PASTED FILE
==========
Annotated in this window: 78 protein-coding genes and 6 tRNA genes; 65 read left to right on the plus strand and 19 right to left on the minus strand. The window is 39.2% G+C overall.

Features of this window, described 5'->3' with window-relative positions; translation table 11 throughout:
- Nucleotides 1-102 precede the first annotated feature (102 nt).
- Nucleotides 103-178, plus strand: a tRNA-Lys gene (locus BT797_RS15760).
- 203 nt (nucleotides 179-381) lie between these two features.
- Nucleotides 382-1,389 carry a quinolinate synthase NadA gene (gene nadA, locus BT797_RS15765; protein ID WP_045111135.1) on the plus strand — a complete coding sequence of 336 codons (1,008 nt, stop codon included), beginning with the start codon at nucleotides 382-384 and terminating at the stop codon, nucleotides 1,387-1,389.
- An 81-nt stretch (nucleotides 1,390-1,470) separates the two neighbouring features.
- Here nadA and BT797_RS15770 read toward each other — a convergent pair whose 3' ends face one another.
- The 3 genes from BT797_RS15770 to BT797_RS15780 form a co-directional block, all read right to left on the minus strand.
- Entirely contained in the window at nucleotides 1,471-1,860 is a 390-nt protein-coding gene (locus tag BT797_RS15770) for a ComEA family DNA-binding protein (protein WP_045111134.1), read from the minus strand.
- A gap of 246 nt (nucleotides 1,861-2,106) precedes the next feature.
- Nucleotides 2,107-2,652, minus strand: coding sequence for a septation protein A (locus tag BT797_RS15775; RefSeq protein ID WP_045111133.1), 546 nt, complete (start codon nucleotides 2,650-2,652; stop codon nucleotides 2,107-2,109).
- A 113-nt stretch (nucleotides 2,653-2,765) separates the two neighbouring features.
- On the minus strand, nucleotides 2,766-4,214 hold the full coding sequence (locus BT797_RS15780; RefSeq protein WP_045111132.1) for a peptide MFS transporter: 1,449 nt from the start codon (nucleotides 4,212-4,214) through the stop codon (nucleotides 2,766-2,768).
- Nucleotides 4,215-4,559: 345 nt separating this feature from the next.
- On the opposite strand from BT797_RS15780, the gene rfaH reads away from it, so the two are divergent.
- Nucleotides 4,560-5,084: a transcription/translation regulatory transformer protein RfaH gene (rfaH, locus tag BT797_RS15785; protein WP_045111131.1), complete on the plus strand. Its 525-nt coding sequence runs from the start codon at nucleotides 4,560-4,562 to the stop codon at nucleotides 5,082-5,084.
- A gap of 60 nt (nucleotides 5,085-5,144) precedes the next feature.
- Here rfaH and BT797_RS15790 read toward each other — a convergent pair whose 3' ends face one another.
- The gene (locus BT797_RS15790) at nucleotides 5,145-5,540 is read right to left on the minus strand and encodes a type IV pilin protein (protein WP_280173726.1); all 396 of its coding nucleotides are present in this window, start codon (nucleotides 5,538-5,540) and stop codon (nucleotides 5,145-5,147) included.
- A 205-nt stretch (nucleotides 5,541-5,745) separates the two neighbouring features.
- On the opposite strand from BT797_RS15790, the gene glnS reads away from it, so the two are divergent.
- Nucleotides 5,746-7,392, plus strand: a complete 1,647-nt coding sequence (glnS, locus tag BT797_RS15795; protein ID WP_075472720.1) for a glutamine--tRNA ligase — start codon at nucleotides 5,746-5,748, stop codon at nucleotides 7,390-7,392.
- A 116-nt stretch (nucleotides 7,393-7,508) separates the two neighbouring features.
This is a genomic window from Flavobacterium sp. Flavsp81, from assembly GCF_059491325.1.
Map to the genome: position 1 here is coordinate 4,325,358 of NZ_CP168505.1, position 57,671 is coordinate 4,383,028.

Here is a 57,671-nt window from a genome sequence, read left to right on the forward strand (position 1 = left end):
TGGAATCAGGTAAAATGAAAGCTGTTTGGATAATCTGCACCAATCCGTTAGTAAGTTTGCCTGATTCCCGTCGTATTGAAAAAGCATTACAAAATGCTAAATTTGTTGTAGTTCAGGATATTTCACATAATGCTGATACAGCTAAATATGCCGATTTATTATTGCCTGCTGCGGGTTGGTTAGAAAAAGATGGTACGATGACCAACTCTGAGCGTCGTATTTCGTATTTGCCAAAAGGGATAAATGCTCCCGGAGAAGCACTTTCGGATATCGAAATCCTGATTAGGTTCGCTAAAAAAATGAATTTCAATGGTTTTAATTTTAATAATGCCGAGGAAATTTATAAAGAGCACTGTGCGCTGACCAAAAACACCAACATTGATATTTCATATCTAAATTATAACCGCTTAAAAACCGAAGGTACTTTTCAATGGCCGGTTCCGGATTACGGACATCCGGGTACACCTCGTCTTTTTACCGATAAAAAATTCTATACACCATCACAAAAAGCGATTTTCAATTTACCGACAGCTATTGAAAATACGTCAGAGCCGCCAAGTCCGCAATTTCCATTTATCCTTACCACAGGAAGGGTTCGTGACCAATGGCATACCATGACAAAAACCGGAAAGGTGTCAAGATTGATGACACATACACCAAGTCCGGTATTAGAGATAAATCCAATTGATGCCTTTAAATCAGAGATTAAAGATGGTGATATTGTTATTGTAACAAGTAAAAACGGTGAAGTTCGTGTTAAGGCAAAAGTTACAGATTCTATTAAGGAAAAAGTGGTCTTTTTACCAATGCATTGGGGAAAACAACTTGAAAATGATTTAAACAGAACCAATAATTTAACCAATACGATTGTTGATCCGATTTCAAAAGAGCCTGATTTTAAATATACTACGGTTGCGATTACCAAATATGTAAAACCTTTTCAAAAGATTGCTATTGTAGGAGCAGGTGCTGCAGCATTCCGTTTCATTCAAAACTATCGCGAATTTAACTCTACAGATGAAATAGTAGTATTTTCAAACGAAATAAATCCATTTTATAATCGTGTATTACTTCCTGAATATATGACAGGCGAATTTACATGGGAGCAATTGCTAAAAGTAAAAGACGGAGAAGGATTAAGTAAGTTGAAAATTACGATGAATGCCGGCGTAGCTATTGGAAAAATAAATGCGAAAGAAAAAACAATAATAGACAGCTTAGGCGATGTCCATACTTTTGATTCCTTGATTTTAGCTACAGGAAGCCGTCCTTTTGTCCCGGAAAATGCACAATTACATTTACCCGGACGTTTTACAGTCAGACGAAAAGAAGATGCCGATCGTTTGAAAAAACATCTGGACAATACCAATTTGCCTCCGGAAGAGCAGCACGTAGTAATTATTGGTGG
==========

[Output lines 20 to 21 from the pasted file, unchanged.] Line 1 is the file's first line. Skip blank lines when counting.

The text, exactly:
- The gene (locus BT797_RS15790) at nucleotides 5,145-5,540 is read right to left on the minus strand and encodes a type IV pilin protein (protein WP_280173726.1); all 396 of its coding nucleotides are present in this window, start codon (nucleotides 5,538-5,540) and stop codon (nucleotides 5,145-5,147) included.
- A 205-nt stretch (nucleotides 5,541-5,745) separates the two neighbouring features.